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The user-agent header

As mentioned in our overview of HTTP requeset headers, the user-agent header specifies information about the browser or robot that made the request. Here are some examples of user-agent strings:


1. Mozilla/4.0 (compatible; MSIE 7.0; Windows NT 5.1; .NET CLR 1.1.4322; .NET CLR 1.0.3705)
2. Mozilla/5.0 (Macintosh; U; Intel Mac OS X; en) AppleWebKit/418.9 (KHTML, like Gecko) Safari/419.3
3. Mozilla/5.0 (Windows; U; Windows NT 5.1; en-US; rv:1.9) Gecko/2008052906 Firefox/3.0
4. Opera/9.27 (Windows NT 5.1; U; en)
5. Opera/9.50 (J2ME/MIDP; Opera Mini/4.1.11320/534; U; en)
6. BlackBerry8100/4.2.1 Profile/MIDP-2.0 Configuration/CLDC-1.1 VendorID/125
7. T-Mobile Dash Mozilla/4.0 (compatible; MSIE 4.01; Windows CE; Smartphone; 320x240)
8. msnbot/1.1 (+http://search.msn.com/msnbot.htm)
9. libwww-perl/5.800

As you can see, there is some variety in the format of user-agent headers. However, the following generally apply:

  • Browser, client and sometimes module names can be suffixed with a slash followed by the version number, e.g. Opera/9.27, Safari/419.3;
  • In general, we can take the first substring outside brackets of the form xxxx/yyyy as being the client and version except in the case of Mozilla/yyyy, which many agents insert anyway;
  • Examples like [2] are a problem, however: we need to know in advance that "Safari" is the name of the browser and not "AppleWebKit";
  • Robots may insert + and a URL that is intended to be the "home page" of the robot, giving information about its purpose etc; genuine robots generally provide this;
  • Elements are generally semicolon separated;
  • There's no strict interpretation we can make of the brackets (compare [6] and [7] above, or [2];
  • There's no easy way to tell a plugin/module name from an operating system name– we just have to know some common cases to help us make a guess (see the list below).

Common client strings in the user-agent header

For reference, the following commonly occur in the non-bracketed section of the user-agent string. I've indicated the approximate frequency of given agents in requests to my server (taken over a sample of requests from approximately 12,000 unique clients). Obviously, these figures could differ according to the target audience of your site.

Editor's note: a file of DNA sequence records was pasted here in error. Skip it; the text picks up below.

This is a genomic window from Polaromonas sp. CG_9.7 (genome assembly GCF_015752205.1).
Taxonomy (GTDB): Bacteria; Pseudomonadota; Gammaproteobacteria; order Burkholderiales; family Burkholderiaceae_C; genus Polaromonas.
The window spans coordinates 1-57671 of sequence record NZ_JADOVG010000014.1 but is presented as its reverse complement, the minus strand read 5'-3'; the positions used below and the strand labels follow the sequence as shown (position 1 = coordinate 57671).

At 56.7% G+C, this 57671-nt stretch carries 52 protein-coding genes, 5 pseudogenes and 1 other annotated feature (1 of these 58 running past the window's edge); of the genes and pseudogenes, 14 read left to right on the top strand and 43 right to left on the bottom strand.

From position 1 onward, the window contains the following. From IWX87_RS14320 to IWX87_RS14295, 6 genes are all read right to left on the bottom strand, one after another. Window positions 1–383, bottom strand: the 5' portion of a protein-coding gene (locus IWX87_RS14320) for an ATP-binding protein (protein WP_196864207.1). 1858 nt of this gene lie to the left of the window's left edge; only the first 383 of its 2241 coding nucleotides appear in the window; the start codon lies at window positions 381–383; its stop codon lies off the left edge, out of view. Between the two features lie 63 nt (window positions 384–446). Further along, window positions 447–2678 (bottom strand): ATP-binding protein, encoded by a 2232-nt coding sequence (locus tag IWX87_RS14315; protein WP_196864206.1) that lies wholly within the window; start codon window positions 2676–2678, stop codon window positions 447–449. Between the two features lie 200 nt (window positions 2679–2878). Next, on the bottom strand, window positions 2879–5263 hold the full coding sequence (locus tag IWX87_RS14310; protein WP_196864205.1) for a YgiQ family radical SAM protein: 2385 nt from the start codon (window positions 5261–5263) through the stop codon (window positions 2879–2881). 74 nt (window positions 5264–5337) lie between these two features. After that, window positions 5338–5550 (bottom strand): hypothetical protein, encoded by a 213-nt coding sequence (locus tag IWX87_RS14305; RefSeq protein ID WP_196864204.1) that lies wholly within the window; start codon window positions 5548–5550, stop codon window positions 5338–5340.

Agent name% occurrenceTypeExplanation
Mozilla99.5 %Compatibility

Essentially meaningless nowadays. Originally, this agent name denoted either a version of Netscape or the version of Netscape with which another agent wanted to claim compatibility. Nowadays, even the most trivial home-made bot tends to include Mozilla/4.0 or Mozilla/5.0 at the start of the user-agent string.

Gecko24.8 %Compatibility

Gecko is the rendering engine used by Firefox and a handful of other Mozilla spin-offs such as SeaMonkey. In principle, you could take notice of this field to alter page contents to work around some rendering bug, or offer enhanced content if you were aware of some feature that Gecko rendered better than other engines. In practice, I suspect practically all servers ignore this field.

The Safari web browser amusingly includes the string (KHTML, like Gecko) in its user-agent string.

Firefox24.4 %Browser

Identifies the Firefox web browser.

Safari7.0 %Browser

Apple's Mac OS browser. More information on the user-agent string sent by Safari is given in Apple's Safari FAQ.

AppleWebKit7.0 %Compatibility

What Apple describe as their "web technology framework", used by the Safari browser.

Version6.1 %Compatibility

Used by version 3.0 or greater of the Apple's Safari browser to indicate the "Safari family version number" (see entry for Safari above).

msnbot< 1 %Robot

Microsoft's search bot for their MSN Live Search engine.

Profile< 1 %Compatibility

Sent by some Java-copmpatible mobile devices to indicate which Java Mobile Information Device Profile (MIDP) they support. A typical specification would be Profile/MIDP-2.0. BlackBerries and Nokia and Sony Ericcson mobile phones (possibly among others) send this tag.

Configuration< 1 %Compatibility

Sent by some Java-copmpatible mobile devices to indicate which version of the Java Connected Limited Device Configuration they support.

BlackBerryXXXX< 1 %OS / Browser

BlackBerry devices appear to send as their browser/OS identifier a string that includes the model number (e.g. a BlackBerry 8310 with OS version 4.3 would send BlackBerry8310/4.3.0).


Written by Neil Coffey. Copyright © Javamex UK 2008. All rights reserved.